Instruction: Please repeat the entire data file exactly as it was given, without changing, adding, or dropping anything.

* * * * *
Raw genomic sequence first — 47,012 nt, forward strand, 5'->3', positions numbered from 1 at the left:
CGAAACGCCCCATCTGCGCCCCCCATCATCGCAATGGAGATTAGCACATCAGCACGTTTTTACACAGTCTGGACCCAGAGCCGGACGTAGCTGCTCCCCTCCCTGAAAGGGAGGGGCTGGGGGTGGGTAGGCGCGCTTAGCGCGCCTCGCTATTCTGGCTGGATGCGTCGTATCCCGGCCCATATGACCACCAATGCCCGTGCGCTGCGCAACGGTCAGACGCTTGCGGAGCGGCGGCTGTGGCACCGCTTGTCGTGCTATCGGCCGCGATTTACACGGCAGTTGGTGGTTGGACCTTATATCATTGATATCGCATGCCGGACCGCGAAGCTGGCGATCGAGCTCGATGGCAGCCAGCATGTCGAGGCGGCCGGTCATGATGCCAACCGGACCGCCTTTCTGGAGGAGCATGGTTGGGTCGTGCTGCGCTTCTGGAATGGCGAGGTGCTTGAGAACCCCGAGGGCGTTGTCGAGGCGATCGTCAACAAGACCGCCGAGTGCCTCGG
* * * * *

Raw genomic sequence first — 47,012 nt, forward strand, 5'->3', positions numbered from 1 at the left:
CGAAACGCCCCATCTGCGCCCCCCATCATCGCAATGGAGATTAGCACATCAGCACGTTTTTACACAGTCTGGACCCAGAGCCGGACGTAGCTGCTCCCCTCCCTGAAAGGGAGGGGCTGGGGGTGGGTAGGCGCGCTTAGCGCGCCTCGCTATTCTGGCTGGATGCGTCGTATCCCGGCCCATATGACCACCAATGCCCGTGCGCTGCGCAACGGTCAGACGCTTGCGGAGCGGCGGCTGTGGCACCGCTTGTCGTGCTATCGGCCGCGATTTACACGGCAGTTGGTGGTTGGACCTTATATCATTGATATCGCATGCCGGACCGCGAAGCTGGCGATCGAGCTCGATGGCAGCCAGCATGTCGAGGCGGCCGGTCATGATGCCAACCGGACCGCCTTTCTGGAGGAGCATGGTTGGGTCGTGCTGCGCTTCTGGAATGGCGAGGTGCTTGAGAACCCCGAGGGCGTTGTCGAGGCGATCGTCAACAAGACCGCCGAGTGCCTCGG